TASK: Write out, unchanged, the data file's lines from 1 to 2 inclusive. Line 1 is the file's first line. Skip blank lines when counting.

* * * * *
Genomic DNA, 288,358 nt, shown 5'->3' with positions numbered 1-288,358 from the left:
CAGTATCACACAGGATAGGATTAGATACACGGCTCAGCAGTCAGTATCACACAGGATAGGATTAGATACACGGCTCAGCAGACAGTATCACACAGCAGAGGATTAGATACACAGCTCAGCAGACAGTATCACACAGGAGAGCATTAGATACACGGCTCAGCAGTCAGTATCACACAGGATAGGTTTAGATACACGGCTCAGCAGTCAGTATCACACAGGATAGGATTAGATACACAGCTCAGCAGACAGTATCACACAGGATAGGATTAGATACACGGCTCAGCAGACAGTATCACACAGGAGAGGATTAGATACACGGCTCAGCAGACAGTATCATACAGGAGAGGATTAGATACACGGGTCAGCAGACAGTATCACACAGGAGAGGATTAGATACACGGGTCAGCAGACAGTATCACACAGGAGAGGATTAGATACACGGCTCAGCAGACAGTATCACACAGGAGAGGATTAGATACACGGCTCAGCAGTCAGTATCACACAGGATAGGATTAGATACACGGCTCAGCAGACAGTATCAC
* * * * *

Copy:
Genomic DNA, 288,358 nt, shown 5'->3' with positions numbered 1-288,358 from the left:
CAGTATCACACAGGATAGGATTAGATACACGGCTCAGCAGTCAGTATCACACAGGATAGGATTAGATACACGGCTCAGCAGACAGTATCACACAGCAGAGGATTAGATACACAGCTCAGCAGACAGTATCACACAGGAGAGCATTAGATACACGGCTCAGCAGTCAGTATCACACAGGATAGGTTTAGATACACGGCTCAGCAGTCAGTATCACACAGGATAGGATTAGATACACAGCTCAGCAGACAGTATCACACAGGATAGGATTAGATACACGGCTCAGCAGACAGTATCACACAGGAGAGGATTAGATACACGGCTCAGCAGACAGTATCATACAGGAGAGGATTAGATACACGGGTCAGCAGACAGTATCACACAGGAGAGGATTAGATACACGGGTCAGCAGACAGTATCACACAGGAGAGGATTAGATACACGGCTCAGCAGACAGTATCACACAGGAGAGGATTAGATACACGGCTCAGCAGTCAGTATCACACAGGATAGGATTAGATACACGGCTCAGCAGACAGTATCAC